And if you'd like to hear me say more kind words about zucchini, you can check out this intervew I did with No Chefs Allowed, over on Heritage Radio. Complete with ummms and upspeak and awkward oh-do-I-talk-now? pauses. It turns out being interviewed on the radio is totally nervous-making. Who knew?
Brown Butter Zucchini Cornbread
from Bon Appetit, via Epicurious
yields 1 loaf
1 good-sized zucchini (about 12 ounces)
1 cup flour
1/2 cup whole wheat pastry flour (or just use additional flour)
1 teaspoon baking powder
1 teaspoon baking soda
1 teaspoon coarse salt
3/4 cup medium-grind cornmeal (this type of cornmeal is somewhere between finely-ground standard cornmeal and coarse-ground polenta — I happened to have some on hand (thanks, Ken & Heidi's pantry!), and it made for a nicely nubby texture, but standard cornmeal would work fine)1/2 cup (1 stick) unsalted butter, plus additional for greasing pan
1/2 cup buttermilk
2 large eggs
1/3 cup sugar, plus additional coarse sugar for sanding the top
Preheat your to 350° Fahrenheit. Butter and flour a loaf pan, and set aside.
Trim the ends off the zucchini, and slice a half-dozen whisper-thin slices off to reserve as garnish. Grate the remaining zucchini on the coarse holes of a grater, then set aside in a colander to drain while you prepare the rest of the recipe.
In a large bowl, sift together the flours, baking powder, baking soda, salt and cornmeal. Set aside.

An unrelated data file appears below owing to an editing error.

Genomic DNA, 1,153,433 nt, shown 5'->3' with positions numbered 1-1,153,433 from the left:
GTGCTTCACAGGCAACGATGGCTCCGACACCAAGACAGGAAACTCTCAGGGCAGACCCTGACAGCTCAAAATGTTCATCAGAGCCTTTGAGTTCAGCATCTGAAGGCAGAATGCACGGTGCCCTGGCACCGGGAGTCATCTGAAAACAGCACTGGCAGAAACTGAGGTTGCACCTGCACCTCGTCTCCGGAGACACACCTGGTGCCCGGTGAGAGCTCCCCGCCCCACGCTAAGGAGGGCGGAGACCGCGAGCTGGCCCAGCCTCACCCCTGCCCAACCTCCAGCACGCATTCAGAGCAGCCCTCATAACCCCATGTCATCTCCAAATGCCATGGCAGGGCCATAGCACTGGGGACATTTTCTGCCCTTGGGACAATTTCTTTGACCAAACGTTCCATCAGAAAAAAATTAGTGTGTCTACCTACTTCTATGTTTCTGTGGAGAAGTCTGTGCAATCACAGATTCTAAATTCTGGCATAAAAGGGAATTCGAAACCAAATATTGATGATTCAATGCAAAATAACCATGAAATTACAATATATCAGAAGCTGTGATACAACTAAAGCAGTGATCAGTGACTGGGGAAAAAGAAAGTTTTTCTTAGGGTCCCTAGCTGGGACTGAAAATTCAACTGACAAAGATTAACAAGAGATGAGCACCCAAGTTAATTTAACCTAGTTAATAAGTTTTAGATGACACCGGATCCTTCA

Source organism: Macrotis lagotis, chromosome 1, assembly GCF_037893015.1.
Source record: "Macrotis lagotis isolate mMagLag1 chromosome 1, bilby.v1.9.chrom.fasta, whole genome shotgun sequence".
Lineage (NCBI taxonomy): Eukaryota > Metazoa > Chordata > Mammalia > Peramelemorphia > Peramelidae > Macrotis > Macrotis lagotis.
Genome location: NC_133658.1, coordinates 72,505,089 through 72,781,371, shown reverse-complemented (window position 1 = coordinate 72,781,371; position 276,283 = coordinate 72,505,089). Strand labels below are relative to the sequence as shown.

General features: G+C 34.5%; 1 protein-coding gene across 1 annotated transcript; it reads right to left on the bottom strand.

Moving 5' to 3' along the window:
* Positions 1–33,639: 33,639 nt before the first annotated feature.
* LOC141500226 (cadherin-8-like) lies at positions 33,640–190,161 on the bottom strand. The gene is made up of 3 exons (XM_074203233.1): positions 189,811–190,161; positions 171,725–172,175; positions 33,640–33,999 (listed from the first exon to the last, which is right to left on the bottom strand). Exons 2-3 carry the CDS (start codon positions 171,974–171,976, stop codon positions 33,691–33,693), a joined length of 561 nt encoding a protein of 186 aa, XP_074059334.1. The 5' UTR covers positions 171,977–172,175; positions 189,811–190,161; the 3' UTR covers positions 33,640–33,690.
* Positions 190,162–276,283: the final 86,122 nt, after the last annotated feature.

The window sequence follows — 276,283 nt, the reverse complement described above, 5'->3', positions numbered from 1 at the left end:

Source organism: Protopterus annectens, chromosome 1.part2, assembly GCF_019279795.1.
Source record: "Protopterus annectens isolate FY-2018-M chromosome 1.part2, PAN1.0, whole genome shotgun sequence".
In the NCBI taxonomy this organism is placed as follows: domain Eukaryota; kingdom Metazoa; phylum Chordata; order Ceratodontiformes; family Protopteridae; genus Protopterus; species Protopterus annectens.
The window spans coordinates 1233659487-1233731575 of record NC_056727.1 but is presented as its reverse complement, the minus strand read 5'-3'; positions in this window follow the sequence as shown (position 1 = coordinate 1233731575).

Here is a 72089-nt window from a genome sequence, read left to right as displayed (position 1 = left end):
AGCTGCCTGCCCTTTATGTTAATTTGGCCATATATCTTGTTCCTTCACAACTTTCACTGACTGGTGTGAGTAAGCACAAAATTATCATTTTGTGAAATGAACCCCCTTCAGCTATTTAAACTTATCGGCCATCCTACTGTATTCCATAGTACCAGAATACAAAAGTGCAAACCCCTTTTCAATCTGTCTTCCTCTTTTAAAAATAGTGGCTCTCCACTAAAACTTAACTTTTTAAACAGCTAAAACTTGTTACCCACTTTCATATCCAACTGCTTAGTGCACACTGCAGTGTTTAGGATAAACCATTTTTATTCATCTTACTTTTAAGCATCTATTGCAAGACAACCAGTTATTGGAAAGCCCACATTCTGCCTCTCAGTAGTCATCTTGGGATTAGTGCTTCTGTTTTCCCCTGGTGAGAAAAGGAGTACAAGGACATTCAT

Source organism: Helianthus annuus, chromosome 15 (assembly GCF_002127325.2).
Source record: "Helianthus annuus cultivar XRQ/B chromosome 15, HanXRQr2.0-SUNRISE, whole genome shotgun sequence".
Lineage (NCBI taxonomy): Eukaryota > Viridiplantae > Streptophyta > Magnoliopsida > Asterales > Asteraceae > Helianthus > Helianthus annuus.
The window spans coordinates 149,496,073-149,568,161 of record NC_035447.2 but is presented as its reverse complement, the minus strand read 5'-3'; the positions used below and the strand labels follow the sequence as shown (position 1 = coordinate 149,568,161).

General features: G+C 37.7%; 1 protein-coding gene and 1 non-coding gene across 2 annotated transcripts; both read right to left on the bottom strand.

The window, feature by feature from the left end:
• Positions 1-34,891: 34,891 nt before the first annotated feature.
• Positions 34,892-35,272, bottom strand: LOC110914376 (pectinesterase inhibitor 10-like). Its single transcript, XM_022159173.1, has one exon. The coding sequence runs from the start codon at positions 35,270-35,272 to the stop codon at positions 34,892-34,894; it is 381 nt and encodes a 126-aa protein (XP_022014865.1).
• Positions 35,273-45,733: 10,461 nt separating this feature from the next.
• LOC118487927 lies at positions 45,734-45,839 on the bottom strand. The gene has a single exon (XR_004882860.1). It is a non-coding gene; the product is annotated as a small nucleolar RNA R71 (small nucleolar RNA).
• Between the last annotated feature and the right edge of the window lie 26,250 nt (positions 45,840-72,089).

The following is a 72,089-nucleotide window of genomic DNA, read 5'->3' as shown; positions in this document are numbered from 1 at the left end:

Melt the butter in a small saucepan over medium-high heat. Continue cooking until butter solids at bottom of pan turn golden brown, about 3 minutes, then pour out into a medium bowl. Let cool slightly, then pour in the buttermilk, whisking to help cool the butter and take the chill off the buttermilk. Add the eggs and sugar, and whisk well to combine. Give the zucchini a quick press in the colander to release any liquid, and stir into the bowl as well.
Gently fold the dry mixture into the zucchini mixture, stirring until *just* combined (the mixture will be quite thick). Pour into your prepared pan, and smooth the top. Gently lay the reserved zucchini slices in a row down the top, then sprinkle generously with coarse sugar. Bake until golden and a tester comes out clean, ~45 minutes to an hour. Let cool in pan for 15 minutes, then turn out onto a rack and cool fully before slicing.
at 3:49 PM
Saturday, August 10, 2013
A few weeks ago, I shared a recipe for my delicate little pillow-shaped strawberry hand pies. And I am still a fan of those hand pies. But recently I met another hand pie. A slightly different hand pie. A larger, flakier, hand pie, with its fruit peeking through. It's not quite the two-bite delicacy of my strawberry version, but it's kind of amazing in its own right. And it also totally changed how I make my pie crust. I mean seriously — look at those flakes! You can learn more about this crust (aka rough puff pastry), and the beauty of hand pies in general, over at NPR.
at 7:04 PM